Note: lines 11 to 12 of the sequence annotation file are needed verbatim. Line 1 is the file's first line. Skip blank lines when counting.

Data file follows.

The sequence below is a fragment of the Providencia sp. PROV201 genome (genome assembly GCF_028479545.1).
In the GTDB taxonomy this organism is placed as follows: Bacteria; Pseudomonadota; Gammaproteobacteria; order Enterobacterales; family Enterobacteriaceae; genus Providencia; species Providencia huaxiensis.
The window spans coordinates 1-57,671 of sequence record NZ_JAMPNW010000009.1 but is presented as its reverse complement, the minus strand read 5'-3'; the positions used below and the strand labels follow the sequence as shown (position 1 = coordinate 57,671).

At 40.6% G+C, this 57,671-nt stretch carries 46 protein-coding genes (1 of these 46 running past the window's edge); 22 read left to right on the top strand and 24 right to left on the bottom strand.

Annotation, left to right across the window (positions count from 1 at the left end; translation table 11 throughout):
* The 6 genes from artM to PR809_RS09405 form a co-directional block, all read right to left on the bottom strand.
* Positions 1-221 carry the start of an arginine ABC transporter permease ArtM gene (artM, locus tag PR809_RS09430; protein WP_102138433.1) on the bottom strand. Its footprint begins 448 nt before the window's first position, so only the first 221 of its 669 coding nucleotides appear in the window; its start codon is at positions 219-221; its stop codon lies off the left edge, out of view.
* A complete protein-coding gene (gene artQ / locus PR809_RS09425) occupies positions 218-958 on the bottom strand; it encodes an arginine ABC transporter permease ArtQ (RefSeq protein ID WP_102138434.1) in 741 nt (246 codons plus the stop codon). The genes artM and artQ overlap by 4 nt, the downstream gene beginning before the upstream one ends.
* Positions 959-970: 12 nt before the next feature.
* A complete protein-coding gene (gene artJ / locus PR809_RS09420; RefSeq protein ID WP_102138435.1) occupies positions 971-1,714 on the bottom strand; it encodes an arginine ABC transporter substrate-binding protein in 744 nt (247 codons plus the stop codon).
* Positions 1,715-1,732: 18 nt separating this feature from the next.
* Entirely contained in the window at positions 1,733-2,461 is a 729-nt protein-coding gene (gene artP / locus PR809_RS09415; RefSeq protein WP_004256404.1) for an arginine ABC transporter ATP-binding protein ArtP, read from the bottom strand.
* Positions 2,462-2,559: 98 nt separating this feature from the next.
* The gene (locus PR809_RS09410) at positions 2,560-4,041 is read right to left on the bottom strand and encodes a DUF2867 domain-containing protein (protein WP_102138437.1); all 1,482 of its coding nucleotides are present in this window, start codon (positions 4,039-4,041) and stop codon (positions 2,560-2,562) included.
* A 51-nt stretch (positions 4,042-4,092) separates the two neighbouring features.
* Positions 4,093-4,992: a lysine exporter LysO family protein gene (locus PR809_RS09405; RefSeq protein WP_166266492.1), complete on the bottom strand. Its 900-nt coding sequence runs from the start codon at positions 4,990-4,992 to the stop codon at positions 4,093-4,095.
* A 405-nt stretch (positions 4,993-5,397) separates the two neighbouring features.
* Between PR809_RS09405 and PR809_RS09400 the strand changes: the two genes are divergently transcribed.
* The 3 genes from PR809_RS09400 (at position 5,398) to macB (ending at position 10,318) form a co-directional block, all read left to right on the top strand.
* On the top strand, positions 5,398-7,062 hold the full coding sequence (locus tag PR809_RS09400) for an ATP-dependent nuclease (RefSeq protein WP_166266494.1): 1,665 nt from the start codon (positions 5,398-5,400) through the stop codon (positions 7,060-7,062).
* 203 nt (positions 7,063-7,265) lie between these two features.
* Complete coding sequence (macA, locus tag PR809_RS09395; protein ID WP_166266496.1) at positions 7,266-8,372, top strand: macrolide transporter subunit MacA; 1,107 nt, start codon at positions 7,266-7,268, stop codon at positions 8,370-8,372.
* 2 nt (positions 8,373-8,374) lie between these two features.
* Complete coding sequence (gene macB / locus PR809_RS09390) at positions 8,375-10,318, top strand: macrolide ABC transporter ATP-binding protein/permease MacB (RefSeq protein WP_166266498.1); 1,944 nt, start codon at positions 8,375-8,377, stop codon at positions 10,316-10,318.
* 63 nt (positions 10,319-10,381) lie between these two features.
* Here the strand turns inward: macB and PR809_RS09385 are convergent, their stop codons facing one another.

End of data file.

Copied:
* Positions 1,715-1,732: 18 nt separating this feature from the next.
* Entirely contained in the window at positions 1,733-2,461 is a 729-nt protein-coding gene (gene artP / locus PR809_RS09415; RefSeq protein WP_004256404.1) for an arginine ABC transporter ATP-binding protein ArtP, read from the bottom strand.